At the event, Sergey Paltsev, a senior researcher at the MIT Energy Initiative and deputy director of the MIT Joint Program on the Science and Policy of Global Change, shared takeaways from new research on climate policy and technology pathways for nations to meet their Paris Agreement targets. The findings were drawn from analyses of selected Latin American nations and member countries of the Association of Southeast Asian Nations, as well as best practices and lessons learned from these and other governments.
Turning to Heyman, Paltsev said, “Our best example in these reports is the carbon price in British Columbia and their approach to this issue, which scores very well in many dimensions. We need good examples. We need to show it is possible to do, it is possible to do it smart, and it is possible to do it with citizens approving the policy and continuing that support.”
Michael Mehling, deputy director of MIT’s Center for Energy and Environmental Policy Research, has been speaking at a number of events on carbon markets. “Economists widely agree that putting a price on carbon is the most cost-effective way of dealing with the externalities that cause climate change,” he says. At COP24, Mehling has been discussing collaborative emissions reduction options for governments through a provision of the Paris Agreement, Article 6.
He explains, “Article 6 of the Paris Agreement contains an option for countries to cooperate across borders, voluntarily, by transferring mitigation outcomes. That allows one jurisdiction to meet its climate pledges with mitigation efforts achieved in another jurisdiction.” Using this option, countries can collaborate by buying and selling emission reductions across national borders — which can dramatically reduce the cost of achieving collective mitigation targets compared to countries acting on their own. That, in turn, should enable countries to increase the ambition of their climate efforts, but it also requires observing certain safeguards.
Mehling’s research, outlined in a new paper, provides guidance for the governance of such cooperative approaches, to ensure transparency, accurate accounting, and environmental integrity while minimizing transaction costs and maximizing participation.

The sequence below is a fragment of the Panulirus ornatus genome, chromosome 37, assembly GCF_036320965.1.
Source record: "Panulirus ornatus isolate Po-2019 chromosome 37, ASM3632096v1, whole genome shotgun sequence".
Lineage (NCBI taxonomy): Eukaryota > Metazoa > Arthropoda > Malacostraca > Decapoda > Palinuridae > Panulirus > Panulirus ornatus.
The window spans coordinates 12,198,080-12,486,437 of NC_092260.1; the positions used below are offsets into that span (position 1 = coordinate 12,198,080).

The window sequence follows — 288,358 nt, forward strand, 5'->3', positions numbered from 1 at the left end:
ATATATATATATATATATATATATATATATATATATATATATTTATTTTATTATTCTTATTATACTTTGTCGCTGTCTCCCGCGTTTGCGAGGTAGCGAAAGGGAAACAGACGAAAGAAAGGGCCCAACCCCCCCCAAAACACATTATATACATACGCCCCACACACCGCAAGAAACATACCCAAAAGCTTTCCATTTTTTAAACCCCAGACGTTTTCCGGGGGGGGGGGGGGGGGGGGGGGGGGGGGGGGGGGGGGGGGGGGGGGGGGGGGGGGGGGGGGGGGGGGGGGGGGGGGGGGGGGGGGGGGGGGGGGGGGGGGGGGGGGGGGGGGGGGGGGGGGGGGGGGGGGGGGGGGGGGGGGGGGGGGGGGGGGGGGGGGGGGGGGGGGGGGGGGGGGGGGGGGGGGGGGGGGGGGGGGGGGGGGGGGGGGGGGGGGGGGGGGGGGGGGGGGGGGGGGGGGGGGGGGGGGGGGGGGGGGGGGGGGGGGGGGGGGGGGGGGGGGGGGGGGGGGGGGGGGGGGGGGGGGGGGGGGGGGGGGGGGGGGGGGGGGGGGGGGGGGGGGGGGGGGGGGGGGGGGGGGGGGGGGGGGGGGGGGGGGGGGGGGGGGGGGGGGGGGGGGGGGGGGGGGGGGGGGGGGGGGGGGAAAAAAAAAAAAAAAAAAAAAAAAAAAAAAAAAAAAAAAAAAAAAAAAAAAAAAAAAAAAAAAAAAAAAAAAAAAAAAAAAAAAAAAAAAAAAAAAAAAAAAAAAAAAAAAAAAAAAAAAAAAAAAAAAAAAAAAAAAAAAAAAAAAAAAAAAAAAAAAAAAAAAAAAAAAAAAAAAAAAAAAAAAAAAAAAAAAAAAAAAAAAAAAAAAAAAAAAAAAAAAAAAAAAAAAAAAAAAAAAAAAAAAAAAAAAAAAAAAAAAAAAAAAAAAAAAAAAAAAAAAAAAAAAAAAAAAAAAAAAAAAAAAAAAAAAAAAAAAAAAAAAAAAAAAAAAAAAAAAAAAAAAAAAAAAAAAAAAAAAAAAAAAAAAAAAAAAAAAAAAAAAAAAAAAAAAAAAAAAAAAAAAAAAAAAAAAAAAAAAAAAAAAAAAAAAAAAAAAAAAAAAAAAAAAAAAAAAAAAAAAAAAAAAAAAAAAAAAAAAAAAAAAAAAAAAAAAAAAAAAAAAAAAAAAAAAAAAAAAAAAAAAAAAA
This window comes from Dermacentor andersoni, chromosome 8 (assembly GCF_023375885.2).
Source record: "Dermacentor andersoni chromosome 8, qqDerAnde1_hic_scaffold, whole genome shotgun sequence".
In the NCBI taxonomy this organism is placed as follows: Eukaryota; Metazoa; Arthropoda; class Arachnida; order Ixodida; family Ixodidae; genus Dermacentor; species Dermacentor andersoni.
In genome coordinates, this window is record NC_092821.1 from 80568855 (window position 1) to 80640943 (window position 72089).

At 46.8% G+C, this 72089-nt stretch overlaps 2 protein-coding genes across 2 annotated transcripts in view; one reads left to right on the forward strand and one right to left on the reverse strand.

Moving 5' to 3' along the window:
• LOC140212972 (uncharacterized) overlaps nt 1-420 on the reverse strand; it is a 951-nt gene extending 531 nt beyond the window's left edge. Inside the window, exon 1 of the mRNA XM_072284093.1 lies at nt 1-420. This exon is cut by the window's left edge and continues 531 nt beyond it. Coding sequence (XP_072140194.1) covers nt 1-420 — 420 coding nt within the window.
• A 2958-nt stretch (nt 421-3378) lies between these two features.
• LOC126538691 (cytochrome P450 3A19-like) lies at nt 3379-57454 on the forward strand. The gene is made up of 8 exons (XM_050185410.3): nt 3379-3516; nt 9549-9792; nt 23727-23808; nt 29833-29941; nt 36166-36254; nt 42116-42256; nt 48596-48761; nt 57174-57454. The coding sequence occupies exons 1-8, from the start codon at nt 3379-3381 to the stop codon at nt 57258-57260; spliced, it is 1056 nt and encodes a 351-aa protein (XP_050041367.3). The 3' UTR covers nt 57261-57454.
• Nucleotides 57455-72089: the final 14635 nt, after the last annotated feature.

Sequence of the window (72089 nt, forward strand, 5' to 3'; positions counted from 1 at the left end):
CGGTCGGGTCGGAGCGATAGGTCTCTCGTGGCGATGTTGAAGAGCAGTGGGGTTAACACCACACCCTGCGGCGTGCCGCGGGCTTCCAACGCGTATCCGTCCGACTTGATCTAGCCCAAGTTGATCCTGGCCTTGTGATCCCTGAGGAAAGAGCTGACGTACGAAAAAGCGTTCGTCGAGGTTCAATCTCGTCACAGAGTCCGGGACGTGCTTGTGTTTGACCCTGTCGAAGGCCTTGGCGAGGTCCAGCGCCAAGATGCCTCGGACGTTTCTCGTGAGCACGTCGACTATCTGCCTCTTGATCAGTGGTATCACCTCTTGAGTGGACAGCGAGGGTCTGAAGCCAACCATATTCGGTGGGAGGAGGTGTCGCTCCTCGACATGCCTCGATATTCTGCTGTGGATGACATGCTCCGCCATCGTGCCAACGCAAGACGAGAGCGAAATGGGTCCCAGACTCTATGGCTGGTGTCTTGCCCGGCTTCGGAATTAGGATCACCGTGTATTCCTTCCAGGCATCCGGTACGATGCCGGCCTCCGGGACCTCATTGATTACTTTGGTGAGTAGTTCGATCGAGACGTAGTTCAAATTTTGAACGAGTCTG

Raising others’ voices and building capacity for climate resilience
Kathleen Kennedy, executive director of MIT’s Center for Collective Intelligence (CCI) is at COP24 as part of a collaborative effort between CCI’s Climate CoLab and the U.N. Climate Resilience Initiative A2R to empower communities to become more resilient to climate-related risks and impacts. Kennedy moderated a discussion at the conference with winners of a recent contest organized through the collaboration, which asked communities to propose local solutions to their climate challenges.
“How can at-risk communities around the world absorb climate change issues so they don't get completely devastated by a hurricane, a cyclone, or floods? How do they build the capacity to deal with these risks? We had two different winning groups that brought very innovative solutions,” she says. On the panel, Kennedy talked with representatives of the two winning projects — one from Nepal, the other from India, and both led by women — in which each shared how they had used existing systems in their communities as the basis for new climate initiatives.
Providing a way for communities to make these contributions to climate action is essential, she says. “We need to be able to get deeper into the communities, and hear the voices of those on the ground who are experiencing issues related to climate change. The Climate CoLab is a really powerful platform that is able to reach into different communities and help the people who are actually experiencing the challenges put their proposals on the platform, then work collaboratively with people around the world on finding solutions.”
Preparing for the future
Oyler is thinking ahead to how he can translate his experience at the conference into future work. “Rather than feeling burdened by the amount of effort needed to decarbonize our society, I feel empowered by my ability to at least try and build a better future,” he says.
Participating in the conference has also helped Davuluri think about her own career path.
She says, “COP24 really motivated me to focus on the local and state level — particularly the state of California. I think I could bring my engineering, economics, and policy background to help the state reach its zero-carbon targets in a sustainable, low-cost, and equitable way that does not hurt marginalized communities.”
“I was impressed by the number of young participants in this event. The current policies and actions determine their future; therefore, it is tremendously important to reflect the views of those who will be especially affected by action or inaction by policy makers,” says Paltsev, who led MIT’s delegation. “The urgency of climate tasks requires accelerated solutions, and people can make significant difference by actively participating in climate actions.”
Landry reflects, “Having grappled with the qualitative aspects underlying a lot of the issues being discussed throughout my time at MIT, I now have a level of confidence and understanding of the issues that allows me to contribute to conversations here. For me, this experience has reaffirmed the importance of our commitment to rigorous research at MIT and the necessity of sharing our work and engaging in dialogues with stakeholders around the world.”
As COP24 nears its end, conference president Michał Kurtyka, state secretary in the Ministry of Energy in Poland, has echoed Espinosa’s call to governments for action. It’s a charge relevant for MIT researchers and citizens around the world as well: “It’s now time to move forward. The issues that are left do not benefit from time. Climate change will not wait for us.”